Dec 2015
17,960
17,069
Arizona
Every single Republican needs to go. They're traitors.
AND many Republicans HAVE gone and will be gone after 2020---of their own volition.
Why So Many House Republicans Are Retiring, And Why More Could Be On The Way

The rest of the party can and will creative delightful stories about WHY these Republicans are retiring or running for other offices, but I think we all know WHY there's a mass exodus. From the article: ...broadly speaking, these retirements fall into three main groups — those who have disagreed with the president, those who faced tough reelection odds and those who would likely lose their seniority status. Some members, of course, fall into more than one category.

Moderate Republicans CAN'T be happy with the direction of the party.
I don't know how they've stomached it for so long. One thing for sure: McConnell's GOT TO GO.
 
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Reactions: skews13 and se7en
May 2018
7,018
4,838
Chicago
AND many Republicans HAVE gone and will be gone after 2020---of their own volition.
Why So Many House Republicans Are Retiring, And Why More Could Be On The Way

The rest of the party can and will creative delightful stories about WHY these Republicans are retiring or running for other offices, but I think we all know WHY there's a mass exodus. From the article: ...broadly speaking, these retirements fall into three main groups — those who have disagreed with the president, those who faced tough reelection odds and those who would likely lose their seniority status. Some members, of course, fall into more than one category.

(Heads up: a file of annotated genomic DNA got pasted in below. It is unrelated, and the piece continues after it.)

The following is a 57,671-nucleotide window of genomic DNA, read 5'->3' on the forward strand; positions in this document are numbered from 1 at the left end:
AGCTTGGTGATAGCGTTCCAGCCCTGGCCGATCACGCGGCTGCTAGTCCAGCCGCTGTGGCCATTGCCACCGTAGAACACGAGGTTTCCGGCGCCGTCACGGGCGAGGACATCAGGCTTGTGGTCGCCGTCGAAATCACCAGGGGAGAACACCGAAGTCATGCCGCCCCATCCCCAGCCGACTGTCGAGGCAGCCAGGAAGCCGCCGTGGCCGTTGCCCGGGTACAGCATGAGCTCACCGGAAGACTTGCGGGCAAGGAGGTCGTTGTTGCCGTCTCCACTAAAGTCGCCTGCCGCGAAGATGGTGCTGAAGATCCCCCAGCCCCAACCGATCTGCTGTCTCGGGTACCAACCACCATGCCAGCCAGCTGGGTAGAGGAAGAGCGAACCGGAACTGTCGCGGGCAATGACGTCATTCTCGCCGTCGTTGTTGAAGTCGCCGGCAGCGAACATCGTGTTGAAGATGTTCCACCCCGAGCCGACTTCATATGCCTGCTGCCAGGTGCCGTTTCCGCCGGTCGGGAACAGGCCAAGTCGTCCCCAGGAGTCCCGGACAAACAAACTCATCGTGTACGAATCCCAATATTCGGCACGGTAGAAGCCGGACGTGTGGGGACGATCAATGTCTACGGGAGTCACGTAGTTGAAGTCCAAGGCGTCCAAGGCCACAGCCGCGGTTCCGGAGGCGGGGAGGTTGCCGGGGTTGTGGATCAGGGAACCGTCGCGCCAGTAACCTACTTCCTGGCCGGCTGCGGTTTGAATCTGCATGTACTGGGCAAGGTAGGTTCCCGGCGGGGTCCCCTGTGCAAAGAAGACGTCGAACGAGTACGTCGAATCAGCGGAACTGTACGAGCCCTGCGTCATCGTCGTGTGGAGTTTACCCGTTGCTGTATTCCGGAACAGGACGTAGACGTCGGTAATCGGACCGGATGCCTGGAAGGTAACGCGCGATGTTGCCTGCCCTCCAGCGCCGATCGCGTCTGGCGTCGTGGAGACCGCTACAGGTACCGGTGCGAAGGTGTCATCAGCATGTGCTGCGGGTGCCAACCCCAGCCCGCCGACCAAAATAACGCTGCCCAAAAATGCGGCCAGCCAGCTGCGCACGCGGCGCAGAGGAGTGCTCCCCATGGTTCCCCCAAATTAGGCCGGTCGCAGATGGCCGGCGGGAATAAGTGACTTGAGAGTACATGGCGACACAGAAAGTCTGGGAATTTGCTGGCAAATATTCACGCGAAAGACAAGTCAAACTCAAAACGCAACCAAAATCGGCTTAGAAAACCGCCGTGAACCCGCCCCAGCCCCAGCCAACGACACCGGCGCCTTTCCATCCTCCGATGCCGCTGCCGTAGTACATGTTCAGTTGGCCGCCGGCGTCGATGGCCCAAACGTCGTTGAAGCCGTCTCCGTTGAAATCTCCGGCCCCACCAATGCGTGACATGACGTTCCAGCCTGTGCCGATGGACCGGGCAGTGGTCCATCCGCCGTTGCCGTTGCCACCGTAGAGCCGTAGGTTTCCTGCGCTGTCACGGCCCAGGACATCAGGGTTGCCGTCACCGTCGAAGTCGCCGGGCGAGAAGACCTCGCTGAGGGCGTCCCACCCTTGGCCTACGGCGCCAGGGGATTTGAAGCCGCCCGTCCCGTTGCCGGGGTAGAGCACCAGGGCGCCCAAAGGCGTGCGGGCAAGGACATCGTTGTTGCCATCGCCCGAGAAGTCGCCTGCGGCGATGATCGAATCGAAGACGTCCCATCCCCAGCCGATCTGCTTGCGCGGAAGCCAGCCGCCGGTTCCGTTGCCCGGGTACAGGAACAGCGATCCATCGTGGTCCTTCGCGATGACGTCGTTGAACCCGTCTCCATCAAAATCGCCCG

Moderate Republicans CAN'T be happy with the direction of the party.
I don't know how they've stomached it for so long. One thing for sure: McConnell's GOT TO GO.
He absolutely has to go. He's betrayed his state and his country.
 
Feb 2019
1,914
494
here and there
How a Kremlin-Linked Firm Gave An Economic Lifeline To Appalachia

Here are the highlights:
  • The US had sanctions on a Russian aluminum plant owned by Oleg Deripaska (yea, the guy Manifort shared polling data with)
  • The Trump administration decided they wanted to lift those sanctions, causing bipartisan pushback
  • In the US Senate, 46 democrats and 11 republicans voted to uphold the sanctions, falling short of the 60 votes needed. Two of the votes that went against the sanctions were from KY senators Mitch McConnell and Rand Paul
  • Weeks later, this Russian plant invested $200M to build an aluminum plant in KY, the largest investment of this kind in fourty years
  • The same plant sent eight letters with similar proposals to governors in Wisconsin, Pennsylvania, Alaska, Ohio, Oregon, Colorado, Michigan, and Indiana (5 swing states, 2 red states and 1 blue for those playing along at home).
Here's why this can be a problem. Let's say six months from now Russia gets caught stealing intellectual property from a pentagon database and the House and Senate start putting together sanction bills. Executives of this plant can go to Mitch McConnell and say "With these new talks about sanctions, we're reconsidering that $200M investment and all the jobs it would make for your state."
I know, let's form another Congressional committee and film the circus.

Afterward, we can all sling poo at one another and have a beer.